What Makes a Western a Western?

 

Tracy Garrett

Last month, while attending the Romantic Times BookLovers Convention to promote my latest release, TOUCHED BY LOVE, I had the pleasure of participating as part of a panel on “Historical Romance Through the Ages.” The writers, five in all, covered the gamut of settings, from 1100s Scotland, through Georgian, Regency and Victorian England, and across “the pond” to the American West.

Our discussion concerned what set apart a romance in our chosen time period. In my case, what makes a western a western.

Victorian HatsI enjoyed listening as those who wrote European-set stories discussed social mores, etiquette, keeping Mama happy, and buying just the right hat at the right store for that party that all the right people will attend.

In a western, in my opinion, the environment has more influence on stories than most other factors. Think pioneers, survival, and hardship; taking care of yourself and looking out for your neighbors because that’s what a good person does. Hats and parties were important, especially to young ladies of a “certain age,” but, for the most part, people concerned about survival don’t care if their clothes are the latest fashion – they’re just glad to have clothes to wear.

As to social etiquette, the proprieties were certainly observed, but I imagine they were often tossed off the wagon in deference to survival. Of course, the backlash of ignoring them makes for great conflict in our stories.

Covered Wagon

When a family moved west, they took what they could carry and left everything and everyone else behind. Letters moved slowly, if at all, leaving these westward pioneers isolated from everything familiar. They had to suck it up and create their own “familiar”, their own new lives, friends and routines. They even had to build their own surroundings. Young men suddenly had to provide for their families. Women learned to create a home wherever they decided to put down roots. It took real grit to make it when nothing was familiar. And if the crops failed, or a fire destroyed the house, or their livestock were rustled, they brushed themselves off and started over.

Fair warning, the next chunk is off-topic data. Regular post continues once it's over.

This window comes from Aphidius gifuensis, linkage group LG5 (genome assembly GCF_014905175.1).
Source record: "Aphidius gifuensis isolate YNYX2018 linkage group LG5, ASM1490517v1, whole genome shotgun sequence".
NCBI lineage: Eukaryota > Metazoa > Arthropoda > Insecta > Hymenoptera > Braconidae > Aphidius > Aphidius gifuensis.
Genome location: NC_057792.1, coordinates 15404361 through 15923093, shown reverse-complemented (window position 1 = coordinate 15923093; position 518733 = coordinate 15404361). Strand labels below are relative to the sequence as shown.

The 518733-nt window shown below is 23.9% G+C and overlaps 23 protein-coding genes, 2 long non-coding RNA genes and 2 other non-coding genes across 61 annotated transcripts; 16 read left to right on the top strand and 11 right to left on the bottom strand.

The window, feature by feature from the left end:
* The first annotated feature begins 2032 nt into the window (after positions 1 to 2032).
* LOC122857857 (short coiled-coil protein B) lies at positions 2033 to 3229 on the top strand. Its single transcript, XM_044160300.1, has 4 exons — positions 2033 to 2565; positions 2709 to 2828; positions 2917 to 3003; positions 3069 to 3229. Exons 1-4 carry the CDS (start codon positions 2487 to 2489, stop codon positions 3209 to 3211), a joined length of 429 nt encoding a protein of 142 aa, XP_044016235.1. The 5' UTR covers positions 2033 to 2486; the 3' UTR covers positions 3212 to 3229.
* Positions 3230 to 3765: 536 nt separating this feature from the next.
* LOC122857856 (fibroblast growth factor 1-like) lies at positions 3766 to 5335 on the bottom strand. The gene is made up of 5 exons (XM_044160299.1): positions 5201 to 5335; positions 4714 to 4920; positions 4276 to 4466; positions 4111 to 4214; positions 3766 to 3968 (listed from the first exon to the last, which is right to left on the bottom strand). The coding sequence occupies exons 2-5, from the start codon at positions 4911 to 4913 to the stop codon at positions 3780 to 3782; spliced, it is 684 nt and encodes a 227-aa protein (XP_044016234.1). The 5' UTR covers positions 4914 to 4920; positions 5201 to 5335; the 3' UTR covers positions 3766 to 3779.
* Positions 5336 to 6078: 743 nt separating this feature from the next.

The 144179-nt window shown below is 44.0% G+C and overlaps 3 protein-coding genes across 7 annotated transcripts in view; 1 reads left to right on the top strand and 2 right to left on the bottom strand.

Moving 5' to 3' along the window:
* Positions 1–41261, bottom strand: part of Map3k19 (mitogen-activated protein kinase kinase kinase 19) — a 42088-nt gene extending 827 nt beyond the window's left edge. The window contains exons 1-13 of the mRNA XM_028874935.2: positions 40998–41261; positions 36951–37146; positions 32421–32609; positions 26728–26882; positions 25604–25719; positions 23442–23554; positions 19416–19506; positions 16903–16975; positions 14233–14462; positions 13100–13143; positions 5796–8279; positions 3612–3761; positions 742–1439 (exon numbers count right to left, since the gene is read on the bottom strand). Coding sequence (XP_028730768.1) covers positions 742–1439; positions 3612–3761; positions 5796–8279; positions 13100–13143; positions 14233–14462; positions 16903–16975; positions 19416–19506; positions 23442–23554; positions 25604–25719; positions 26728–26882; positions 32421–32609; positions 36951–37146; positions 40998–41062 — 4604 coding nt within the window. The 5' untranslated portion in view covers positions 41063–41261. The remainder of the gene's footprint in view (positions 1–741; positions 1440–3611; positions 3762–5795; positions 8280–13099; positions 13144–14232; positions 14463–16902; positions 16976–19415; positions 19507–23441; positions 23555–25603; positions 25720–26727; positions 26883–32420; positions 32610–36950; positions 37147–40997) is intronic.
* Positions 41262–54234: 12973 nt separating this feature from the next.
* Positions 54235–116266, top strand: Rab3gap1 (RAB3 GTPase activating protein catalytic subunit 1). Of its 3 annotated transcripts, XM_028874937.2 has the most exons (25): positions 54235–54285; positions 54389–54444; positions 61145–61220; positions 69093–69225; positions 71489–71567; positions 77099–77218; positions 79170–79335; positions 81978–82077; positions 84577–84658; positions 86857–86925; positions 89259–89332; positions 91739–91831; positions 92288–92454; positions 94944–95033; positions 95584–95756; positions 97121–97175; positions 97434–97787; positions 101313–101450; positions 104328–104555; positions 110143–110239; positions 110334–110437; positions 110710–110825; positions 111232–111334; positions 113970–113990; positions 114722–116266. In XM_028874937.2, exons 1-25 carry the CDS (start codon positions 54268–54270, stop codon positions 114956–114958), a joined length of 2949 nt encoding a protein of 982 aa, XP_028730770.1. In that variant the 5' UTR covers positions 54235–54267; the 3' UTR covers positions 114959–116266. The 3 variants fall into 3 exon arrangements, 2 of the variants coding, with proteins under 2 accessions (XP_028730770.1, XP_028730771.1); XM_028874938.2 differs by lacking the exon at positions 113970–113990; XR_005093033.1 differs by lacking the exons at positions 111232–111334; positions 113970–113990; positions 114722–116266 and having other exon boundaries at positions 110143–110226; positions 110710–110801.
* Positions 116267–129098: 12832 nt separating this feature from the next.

Westerns are about hope and opportunity. That’s a big part of why I love writing them. There was a chance for those who had “fallen” to redeem themselves or turn their backs on the past and begin again. No matter the hardships, they had an opportunity to make a happy-ever-after for themselves and the generations to follow.

 

How about you? What makes a western a western for you?

 

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History, Texas, cowboys, horses—these are a few of Tracy’s favorite things. Check out her westerns at www.TracyGarrett.com.

14 thoughts on “What Makes a Western a Western?”

  1. Hello Tracy…Hope and opportunity. I think you hit the nail on the head there. One of the unwritten laws of the West was that you didn’t ask too many questions about background; everyone was starting fresh, and actions spoke louder than words. You became what you made of yourself, regardless of what you’d been in the past.

    For me, it’s that sense of hope and freedom that defines a Western. There’s the setting, of course, and there are common sources of conflict -lawless villains, the environment, the struggle to adjust to the unfamiliar – but people went west looking for a better life, and in Western novels they find it. That’s why I find them so satisfying, and that’s why I write them.

  2. Hi, Tracy. Well, Westerns are just different than pioneer type romances to me.

    I’ve heard it called Prairie Romance, books like Sarah Plain and Tall and Love Comes Softly.

    I suppose it’s the gunfire. 🙂

    But Stetsons, Colt revolvers, horses and spurs and lassoes. All part of the scene of a western. Honestly, the more I think about it, it’s the hat. Think of Pa Ingall’s hat in Michaal Landon’s Little House on the Praire series, as opposed to his hat on Bonanza. It made all the difference.